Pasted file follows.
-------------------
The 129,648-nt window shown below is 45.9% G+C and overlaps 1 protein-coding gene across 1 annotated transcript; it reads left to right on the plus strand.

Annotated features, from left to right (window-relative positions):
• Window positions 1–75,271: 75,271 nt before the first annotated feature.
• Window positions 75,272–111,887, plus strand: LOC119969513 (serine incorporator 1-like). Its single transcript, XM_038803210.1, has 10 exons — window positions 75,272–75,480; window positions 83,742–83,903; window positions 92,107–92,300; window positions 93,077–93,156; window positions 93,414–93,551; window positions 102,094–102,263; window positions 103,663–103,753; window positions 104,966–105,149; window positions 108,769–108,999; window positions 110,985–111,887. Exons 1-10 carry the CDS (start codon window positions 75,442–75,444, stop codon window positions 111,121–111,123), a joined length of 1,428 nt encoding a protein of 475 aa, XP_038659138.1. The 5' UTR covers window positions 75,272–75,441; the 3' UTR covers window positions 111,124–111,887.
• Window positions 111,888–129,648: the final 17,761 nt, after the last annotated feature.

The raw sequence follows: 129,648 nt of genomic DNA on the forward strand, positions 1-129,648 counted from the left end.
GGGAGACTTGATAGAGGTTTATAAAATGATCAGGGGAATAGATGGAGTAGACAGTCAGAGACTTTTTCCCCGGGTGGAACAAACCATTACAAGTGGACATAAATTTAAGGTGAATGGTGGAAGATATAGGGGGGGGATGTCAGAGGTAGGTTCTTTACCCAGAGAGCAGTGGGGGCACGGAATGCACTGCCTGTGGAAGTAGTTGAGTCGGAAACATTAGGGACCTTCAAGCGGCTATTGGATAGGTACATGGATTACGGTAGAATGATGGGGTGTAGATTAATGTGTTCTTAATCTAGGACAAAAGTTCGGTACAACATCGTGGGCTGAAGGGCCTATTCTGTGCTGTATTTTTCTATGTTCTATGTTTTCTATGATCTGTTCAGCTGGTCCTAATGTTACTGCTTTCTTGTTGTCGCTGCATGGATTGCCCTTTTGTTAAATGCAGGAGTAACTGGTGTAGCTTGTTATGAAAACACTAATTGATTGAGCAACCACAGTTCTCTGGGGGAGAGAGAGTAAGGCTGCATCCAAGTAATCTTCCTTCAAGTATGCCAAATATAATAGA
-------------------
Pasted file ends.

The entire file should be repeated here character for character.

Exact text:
The 129,648-nt window shown below is 45.9% G+C and overlaps 1 protein-coding gene across 1 annotated transcript; it reads left to right on the plus strand.

Annotated features, from left to right (window-relative positions):
• Window positions 1–75,271: 75,271 nt before the first annotated feature.
• Window positions 75,272–111,887, plus strand: LOC119969513 (serine incorporator 1-like). Its single transcript, XM_038803210.1, has 10 exons — window positions 75,272–75,480; window positions 83,742–83,903; window positions 92,107–92,300; window positions 93,077–93,156; window positions 93,414–93,551; window positions 102,094–102,263; window positions 103,663–103,753; window positions 104,966–105,149; window positions 108,769–108,999; window positions 110,985–111,887. Exons 1-10 carry the CDS (start codon window positions 75,442–75,444, stop codon window positions 111,121–111,123), a joined length of 1,428 nt encoding a protein of 475 aa, XP_038659138.1. The 5' UTR covers window positions 75,272–75,441; the 3' UTR covers window positions 111,124–111,887.
• Window positions 111,888–129,648: the final 17,761 nt, after the last annotated feature.

The raw sequence follows: 129,648 nt of genomic DNA on the forward strand, positions 1-129,648 counted from the left end.
GGGAGACTTGATAGAGGTTTATAAAATGATCAGGGGAATAGATGGAGTAGACAGTCAGAGACTTTTTCCCCGGGTGGAACAAACCATTACAAGTGGACATAAATTTAAGGTGAATGGTGGAAGATATAGGGGGGGGATGTCAGAGGTAGGTTCTTTACCCAGAGAGCAGTGGGGGCACGGAATGCACTGCCTGTGGAAGTAGTTGAGTCGGAAACATTAGGGACCTTCAAGCGGCTATTGGATAGGTACATGGATTACGGTAGAATGATGGGGTGTAGATTAATGTGTTCTTAATCTAGGACAAAAGTTCGGTACAACATCGTGGGCTGAAGGGCCTATTCTGTGCTGTATTTTTCTATGTTCTATGTTTTCTATGATCTGTTCAGCTGGTCCTAATGTTACTGCTTTCTTGTTGTCGCTGCATGGATTGCCCTTTTGTTAAATGCAGGAGTAACTGGTGTAGCTTGTTATGAAAACACTAATTGATTGAGCAACCACAGTTCTCTGGGGGAGAGAGAGTAAGGCTGCATCCAAGTAATCTTCCTTCAAGTATGCCAAATATAATAGA